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HRM IIB Labour Relations

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									HRM IIB: Labour Relations

            Definition and Origins
            of Industrial Relations
    Overview of Lecture

       Historical origins of industrial relations
        –   Linked to the changing nature of capitalism and
            different forms of production
       Definition of IR:
        –   Various definitions
        –   Understand the basic concepts

    Origins of Industrial Relations

       Industrial relations is an important and
        fascinating subject.
       Its importance lay in the world of work and how
        it shapes industrial structures and economic
       This eventually shapes the type of people and
        the kind of society we live in.

    Origins of IR

       In this lecture we will begin by tracing the back
        the origins of industrial relations
       We will then consider a working definition of
        industrial relations

        Origins of Industrial Relations
       Under Feudalism there was no industrial
        relations, it is specific to capitalism.
       To understand the origins of industrial
        relations we need to understand the evolution
        of work under capitalism.
       Industrial relations arose as a direct
        consequence of the way capitalism organised

    Origins of IR

       Under feudalism we had a master and serf
       Serfs were bound to the service of the lord or
        landowner and remained attached to them
       If the ownership of the land changed the serfs
        were transferred to the new owner
       The serfs worked part of the week for the lord
        and part of the week for themselves

    Origins of IR

       In return they received the protection of the
        land lord
       The serfs were not slaves in that they were not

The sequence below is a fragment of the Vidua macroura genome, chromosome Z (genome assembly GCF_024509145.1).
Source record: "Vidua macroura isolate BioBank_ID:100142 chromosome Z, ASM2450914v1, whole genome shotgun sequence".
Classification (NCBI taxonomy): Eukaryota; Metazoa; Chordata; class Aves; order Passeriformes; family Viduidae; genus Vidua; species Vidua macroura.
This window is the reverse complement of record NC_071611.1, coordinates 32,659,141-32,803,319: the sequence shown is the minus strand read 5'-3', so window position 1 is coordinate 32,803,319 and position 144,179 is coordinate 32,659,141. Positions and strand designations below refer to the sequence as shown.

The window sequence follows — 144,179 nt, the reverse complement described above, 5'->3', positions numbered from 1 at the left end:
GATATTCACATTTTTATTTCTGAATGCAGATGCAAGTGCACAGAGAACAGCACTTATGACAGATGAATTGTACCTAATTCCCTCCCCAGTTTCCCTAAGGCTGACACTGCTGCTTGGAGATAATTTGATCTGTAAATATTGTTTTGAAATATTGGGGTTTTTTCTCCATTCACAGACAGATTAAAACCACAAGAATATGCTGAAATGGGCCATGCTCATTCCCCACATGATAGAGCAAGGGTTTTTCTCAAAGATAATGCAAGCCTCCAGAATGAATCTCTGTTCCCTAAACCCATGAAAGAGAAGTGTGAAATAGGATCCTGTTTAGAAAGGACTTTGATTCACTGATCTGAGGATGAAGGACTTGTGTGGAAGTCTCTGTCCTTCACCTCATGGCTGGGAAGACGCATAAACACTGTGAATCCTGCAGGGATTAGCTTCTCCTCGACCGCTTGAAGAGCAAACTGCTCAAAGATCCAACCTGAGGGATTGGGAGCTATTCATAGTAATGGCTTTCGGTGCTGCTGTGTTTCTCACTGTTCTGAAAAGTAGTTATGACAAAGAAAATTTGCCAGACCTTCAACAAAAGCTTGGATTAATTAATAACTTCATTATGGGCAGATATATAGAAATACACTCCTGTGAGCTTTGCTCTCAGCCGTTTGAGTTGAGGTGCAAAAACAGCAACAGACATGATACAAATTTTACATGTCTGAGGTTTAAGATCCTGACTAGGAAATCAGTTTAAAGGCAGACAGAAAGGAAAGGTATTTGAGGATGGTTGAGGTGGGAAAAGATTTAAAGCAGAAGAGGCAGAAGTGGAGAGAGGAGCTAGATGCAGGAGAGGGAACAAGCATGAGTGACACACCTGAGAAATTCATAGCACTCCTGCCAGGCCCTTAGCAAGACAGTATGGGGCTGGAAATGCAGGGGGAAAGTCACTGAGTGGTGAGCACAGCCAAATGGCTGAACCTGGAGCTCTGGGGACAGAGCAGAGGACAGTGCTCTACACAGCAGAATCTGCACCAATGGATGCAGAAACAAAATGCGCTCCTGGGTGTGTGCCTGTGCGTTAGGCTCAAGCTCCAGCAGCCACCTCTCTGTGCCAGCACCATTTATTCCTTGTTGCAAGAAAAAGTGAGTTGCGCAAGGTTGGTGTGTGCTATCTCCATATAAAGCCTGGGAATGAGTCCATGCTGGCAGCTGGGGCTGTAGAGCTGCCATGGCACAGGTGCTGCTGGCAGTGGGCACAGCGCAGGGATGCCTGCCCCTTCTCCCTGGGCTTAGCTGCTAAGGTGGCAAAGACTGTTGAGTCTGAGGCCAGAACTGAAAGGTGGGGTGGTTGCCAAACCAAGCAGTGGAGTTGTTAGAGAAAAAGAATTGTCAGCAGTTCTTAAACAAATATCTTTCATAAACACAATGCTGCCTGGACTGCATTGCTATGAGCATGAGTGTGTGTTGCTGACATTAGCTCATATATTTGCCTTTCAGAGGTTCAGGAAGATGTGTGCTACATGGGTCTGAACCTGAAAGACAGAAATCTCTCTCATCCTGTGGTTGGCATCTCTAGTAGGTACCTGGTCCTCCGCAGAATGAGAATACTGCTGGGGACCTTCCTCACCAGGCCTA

owned by the lord and they had freedom of
       However their economic freedoms were often
        limited and they were bound to the land lord

    Origins of IR

       Under there also existed the master craftsman, who
        worked independently and created useful items
       For example: furniture, ox wagons, boats, and this was
        sold on the market
       Two predominant forms of work under feudalism:
        –   Agriculture/serfdom, craftsman/independent labourer
       Under feudalism there was no industrial relations

    Origins of IR

       The change from feudalism to capitalism saw
        the emergence of industrial relations as a
       To understand the emergence of industrial
        relations we have to understand the evolution
        of work under capitalism.
       The change from feudalism to capitalism was
        marked by the industrial revolution.

     Origins of IR

        This process began in the 14th & 15th century in Britain.
        The full impact of this was felt in the middle of the 18th
         and the 19th century.
        Craft work and agricultural work the major form of
        Relationship was between landowner and tenants and
         between craftsman and apprentice.

     Origins of IR

        Industrial revolution changed the nature of work, forms
         of work organisation and nature of production.
        The first stage of the reorganisation of production was
         bringing together many craftsman under one roof.
        This is referred to as the stage of cooperation.
        The craftsman, for various reasons, were deprived of
         their tools and brought together by the factory owner
         under one roof.

     Origins of IR

        The next stage was the stage of manufacture
        This is when work tasks are broken down or